Research Watch: Health effects - Environmental Science

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BIODIVERSITY Biodiversity links. A multiscale assessment of biodiversity is examined to determine whether remote sensing information can be linked with local field sampling of biodiversity. (Nagendra, H.; Gadgil, M. "Biodiversity Assessment at Multiple Scales: Linking Remotely Sensed Data With Field Information," Proc. Natl. Acad. Sci. U.S.A. 1999, 96 (16), 9154-9158)

Chlorinated organic micropollutants Primary formation of chlorinated organic micropollutants (OMPs), such as mono- to octachlorinated dibenzo-p-dioxins and dibenzofurans (CDDs/Fs), during municipal solid waste combustion is not well understood. E. Wikstrbm and coworkers investigated how variation in combustion conditions affects primary formation of OMPs in a series of experiments that were performed in a laboratory-scale fluidized bed reactor fed with an artificial municipal solid waste. Flue gas samples were taken at a relatively high flue gas temperature (650 °C), to enable mechanistic studies on the high-temperature formation (primary formation). They concluded that primary formation of CDDs and CDFs is through different mechanisms: CDDs are mainly formed by condensation of chlorinated phenols, and CDFs are formed through a non- or a low-chlorinated precursor followed by further chlorination reactions. (Environ. Sci. Techno!., this issue, pp. 4263-4269)

CLIMATE CHANGE Paleoclimate change. A study of varved (annually laminated) sediments from Deep Lake, Minn., indicated high-resolution continental Holocene paleoclimate data trends, including a climate reversal, which is distinct from the widespread cold snap that occurred in Greenland and other regions 8200 years ago. (Hu, F. S.; et al. "Abrupt Changes in North American Climate During Early Holocene Times,"Nature 1999, 400 (6743), 437-439)

DISRUPTERS Adequacy of tests. Although existing toxicological tests can pick up many end-organ and functional effects that are relevant to endocrine disturbances, they are generally poor at exploring apparently subtle effects such as disturbances of brain endocrine homeostatic mechanisms, which may be critical for normal development. (Barlow, S. "Dilemmas Facing Regulatory and Advisory Bodies Dealing With Conflicting Results," Chemosphere 1999, 39 (8), 1287-1292) Ecological effects. An overview is presented of the main evidence for endocrine disruption in wildlife, focusing

on reproductive effects; and priority research projects for the United Kingdom, ultimately aimed at determining the population-level significance of endocrine disruption, are described. (Taylor, M. R.; Harrison, R T. C. "Ecological Effects of Endocrine Disruption: Current Evidence and Research Priorities," Chemosphere 1999,39 (8), 1237-1248) Health effects. Trends toward an increase in adverse health effects on reproductive organs and relevant existing Organization for Economic Cooperation and Development guidelines are reviewed, and problems connected to monitoring activities are outlined, particularly for ambient and biological monitoring. (Menditto, A.; Turrio-Baldassarri, L. "Environmental and Biological Monitoring of Endocrine Disrupting Chemicals," Chemosphere 1999,39 (8), 1301-1307) Testing and screening. The current status of EPA's new multigeneration testing guidelines and the development of an endocrine disrupter screening program in response to the passage of the Food Quality Protection Act of 1996 are described. (Kavlock, R. J. "Overview of Endocrine Disruptor Research Activity in the United States," Chemosphere 1999, 39 (8), 1227-1336)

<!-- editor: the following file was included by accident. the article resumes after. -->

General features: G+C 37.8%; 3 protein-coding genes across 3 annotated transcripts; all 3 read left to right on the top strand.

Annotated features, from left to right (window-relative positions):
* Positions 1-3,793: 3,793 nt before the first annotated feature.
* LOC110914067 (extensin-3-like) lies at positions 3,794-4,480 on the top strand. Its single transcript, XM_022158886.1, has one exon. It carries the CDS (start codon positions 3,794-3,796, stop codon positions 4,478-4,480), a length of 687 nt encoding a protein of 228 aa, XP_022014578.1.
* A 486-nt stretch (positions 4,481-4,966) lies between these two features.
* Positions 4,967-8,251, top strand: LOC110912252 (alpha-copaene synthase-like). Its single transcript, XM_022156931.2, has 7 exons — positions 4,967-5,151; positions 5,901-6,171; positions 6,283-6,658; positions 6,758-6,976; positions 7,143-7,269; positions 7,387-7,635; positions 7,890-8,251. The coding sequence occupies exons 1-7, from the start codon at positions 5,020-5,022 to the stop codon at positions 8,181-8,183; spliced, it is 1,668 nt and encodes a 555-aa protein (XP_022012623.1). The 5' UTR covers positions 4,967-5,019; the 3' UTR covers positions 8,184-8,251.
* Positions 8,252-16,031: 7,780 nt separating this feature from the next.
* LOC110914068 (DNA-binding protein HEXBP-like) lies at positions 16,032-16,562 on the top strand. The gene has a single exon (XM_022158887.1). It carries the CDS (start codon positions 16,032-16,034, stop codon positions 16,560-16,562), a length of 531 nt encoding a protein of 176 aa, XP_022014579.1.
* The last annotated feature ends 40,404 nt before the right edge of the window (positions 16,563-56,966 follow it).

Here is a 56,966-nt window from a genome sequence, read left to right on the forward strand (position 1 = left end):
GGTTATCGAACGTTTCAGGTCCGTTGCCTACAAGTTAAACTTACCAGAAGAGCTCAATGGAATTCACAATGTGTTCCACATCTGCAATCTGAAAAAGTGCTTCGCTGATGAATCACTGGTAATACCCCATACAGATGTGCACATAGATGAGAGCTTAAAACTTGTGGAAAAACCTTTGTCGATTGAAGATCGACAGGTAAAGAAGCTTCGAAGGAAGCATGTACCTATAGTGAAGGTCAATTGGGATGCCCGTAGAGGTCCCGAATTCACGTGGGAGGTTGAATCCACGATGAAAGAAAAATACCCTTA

EMISSIONS CO2 emissions. The main source of C0 2 emissions in Barcelona for 19871994 was private vehicle transportation, accounting on average for 35% of total emissions. (Baldasano, J. M.; Soriano, C; Boada, L. "Emission Inventory for Greenhouse Gases in the City of Barcelona, 1987-1996," Atmos. Environ. 1999, 33 (23), 3765-3775)

MODELING Biodegradability predicted. Biodegradability data were collected and evaluated for 894 substances with widely varying chemical structures and were used to develop a model for predicting chemical biodegradability. (Loonen, H.; et al. "Prediction of Biodegradability From Chemical Structure: Modeling of Ready Biodegradation Test Data," Environ. Toxicol. Chem. 1999,18 (8), 1763-1768) Decision making. The influence of model prediction uncertainties on the outcome of environmental management practices is examined, and a method is described for assessing uncertainty for situations in which validation research is difficult or impossible. (Ragas, A; et al. "Assessing Model